The following is a brief summary from Employment law specialist David Dixey, of the main issues that should be considered so as to avoid unwelcome repercussions if a reference is prepared without due care. Employers should be reminded of the general duties and responsibilities relating to the provision of a reference to an employee or ex-employee.
There is no legal obligation on an employer to provide a reference for an employee or ex-employee. Employers are therefore generally entitled to refuse to provide a reference. However, it is advisable to have a policy on:
A policy will avoid confusion and potential claims of unfairness, or even breach of contract, should references be provided indiscriminately. If an employer declines to provide a reference where it can be shown there is a custom or policy to do so, a disgruntled employee may successfully argue that the employer is in breach of a term in their employment contract entitling them to a reference.
There are a few exceptions to the general rule. The main exceptions are:
Care must be taken to ensure that a refusal to provide a reference is not discriminatory because of any of the protected characteristics under the Equality Act 2010: age, disability, gender reassignment, marriage and civil partnership, pregnancy and maternity, race, religion or belief, sex and sexual orientation.
An employee may have an arguable discrimination claim if he or she can demonstrate that the refusal to provide a reference was motivated by the above and that consequently they have received less favourable treatment due to a protected characteristic.
An employee or ex-employee who is denied a reference because he or she has previously brought discrimination proceedings against the employer (or given evidence on behalf of others in relation to such a claim) would be entitled to bring a claim of victimisation under the Equality Act.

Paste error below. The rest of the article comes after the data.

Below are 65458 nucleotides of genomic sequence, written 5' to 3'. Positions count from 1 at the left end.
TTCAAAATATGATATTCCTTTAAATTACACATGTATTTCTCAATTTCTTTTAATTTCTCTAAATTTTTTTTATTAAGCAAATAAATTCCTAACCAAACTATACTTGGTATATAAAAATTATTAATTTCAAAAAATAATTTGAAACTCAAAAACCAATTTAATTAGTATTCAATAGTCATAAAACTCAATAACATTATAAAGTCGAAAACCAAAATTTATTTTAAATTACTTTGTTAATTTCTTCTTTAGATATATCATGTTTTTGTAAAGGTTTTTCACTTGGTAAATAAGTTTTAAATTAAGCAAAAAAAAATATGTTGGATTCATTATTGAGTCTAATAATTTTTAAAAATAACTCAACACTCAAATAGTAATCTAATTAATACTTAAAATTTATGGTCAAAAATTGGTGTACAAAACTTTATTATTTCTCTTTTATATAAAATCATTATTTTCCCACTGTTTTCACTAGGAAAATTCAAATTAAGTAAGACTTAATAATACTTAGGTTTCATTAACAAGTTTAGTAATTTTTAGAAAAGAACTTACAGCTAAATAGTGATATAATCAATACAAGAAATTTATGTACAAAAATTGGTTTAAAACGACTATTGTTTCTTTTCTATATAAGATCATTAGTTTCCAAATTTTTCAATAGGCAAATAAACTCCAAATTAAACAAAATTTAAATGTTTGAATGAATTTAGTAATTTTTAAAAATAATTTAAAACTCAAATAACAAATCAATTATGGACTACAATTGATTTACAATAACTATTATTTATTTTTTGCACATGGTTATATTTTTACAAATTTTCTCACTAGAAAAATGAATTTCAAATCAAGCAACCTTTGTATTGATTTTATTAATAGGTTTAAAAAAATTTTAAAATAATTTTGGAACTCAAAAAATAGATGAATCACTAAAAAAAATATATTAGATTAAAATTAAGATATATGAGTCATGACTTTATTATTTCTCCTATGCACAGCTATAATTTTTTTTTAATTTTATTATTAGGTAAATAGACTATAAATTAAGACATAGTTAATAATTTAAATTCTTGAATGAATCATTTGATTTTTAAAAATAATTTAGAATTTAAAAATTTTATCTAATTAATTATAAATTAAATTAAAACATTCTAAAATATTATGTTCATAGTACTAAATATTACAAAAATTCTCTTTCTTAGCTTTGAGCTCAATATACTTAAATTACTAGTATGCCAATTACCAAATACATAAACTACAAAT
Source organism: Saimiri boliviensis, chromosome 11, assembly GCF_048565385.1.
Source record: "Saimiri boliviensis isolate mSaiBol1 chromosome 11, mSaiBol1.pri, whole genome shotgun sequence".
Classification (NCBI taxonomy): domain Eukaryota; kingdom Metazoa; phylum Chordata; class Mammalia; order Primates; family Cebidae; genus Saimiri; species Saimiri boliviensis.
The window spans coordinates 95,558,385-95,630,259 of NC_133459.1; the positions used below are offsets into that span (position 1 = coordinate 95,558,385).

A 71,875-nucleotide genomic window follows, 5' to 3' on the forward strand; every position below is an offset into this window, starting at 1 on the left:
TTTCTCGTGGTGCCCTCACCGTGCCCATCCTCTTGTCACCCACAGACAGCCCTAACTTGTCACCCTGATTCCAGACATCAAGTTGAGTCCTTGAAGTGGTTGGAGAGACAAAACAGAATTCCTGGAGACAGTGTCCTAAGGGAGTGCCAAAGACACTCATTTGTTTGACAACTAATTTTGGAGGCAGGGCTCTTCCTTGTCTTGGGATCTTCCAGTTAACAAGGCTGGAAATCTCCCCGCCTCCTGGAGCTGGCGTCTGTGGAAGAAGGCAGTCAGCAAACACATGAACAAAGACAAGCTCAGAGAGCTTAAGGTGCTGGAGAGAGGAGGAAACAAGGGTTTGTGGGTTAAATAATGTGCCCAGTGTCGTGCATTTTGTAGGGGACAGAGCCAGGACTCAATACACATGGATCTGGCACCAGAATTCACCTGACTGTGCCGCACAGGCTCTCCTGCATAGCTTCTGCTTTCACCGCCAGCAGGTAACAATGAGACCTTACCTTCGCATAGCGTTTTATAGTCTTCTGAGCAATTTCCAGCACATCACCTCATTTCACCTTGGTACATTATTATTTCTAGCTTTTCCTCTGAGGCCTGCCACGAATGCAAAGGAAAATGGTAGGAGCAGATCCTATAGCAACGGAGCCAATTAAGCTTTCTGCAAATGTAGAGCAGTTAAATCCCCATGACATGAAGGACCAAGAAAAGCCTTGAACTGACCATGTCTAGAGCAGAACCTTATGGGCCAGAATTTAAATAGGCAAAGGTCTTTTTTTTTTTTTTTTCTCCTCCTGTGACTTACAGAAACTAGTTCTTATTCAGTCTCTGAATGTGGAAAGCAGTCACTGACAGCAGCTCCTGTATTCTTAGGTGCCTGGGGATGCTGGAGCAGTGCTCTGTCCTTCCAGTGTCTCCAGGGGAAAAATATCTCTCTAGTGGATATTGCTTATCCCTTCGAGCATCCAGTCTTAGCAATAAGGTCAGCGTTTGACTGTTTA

Some employees work in regulated sectors where specific legislation or rules require that employers provide a reference or other relevant information upon request. Similar rules apply in respect of employment in schools.
A contract of employment may contain an obligation requiring the employer to provide a reference, although probably rare. Employment Settlement Agreements (termination agreements) often contain a clause requiring the employer to provide a reference in an agreed form if approached by a prospective employer. Unless the employer qualifies this obligation within the Settlement Agreement, failure to comply may amount to breach of contract. Where an employer usually provides a reference, failure to do so may amount to breach of implied terms relating to custom and practise.
If you require advice or assistance relating to employment law matters, contact David Dixey of Holmes & Hills LLP on 01376 320456 or firstname.lastname@example.org.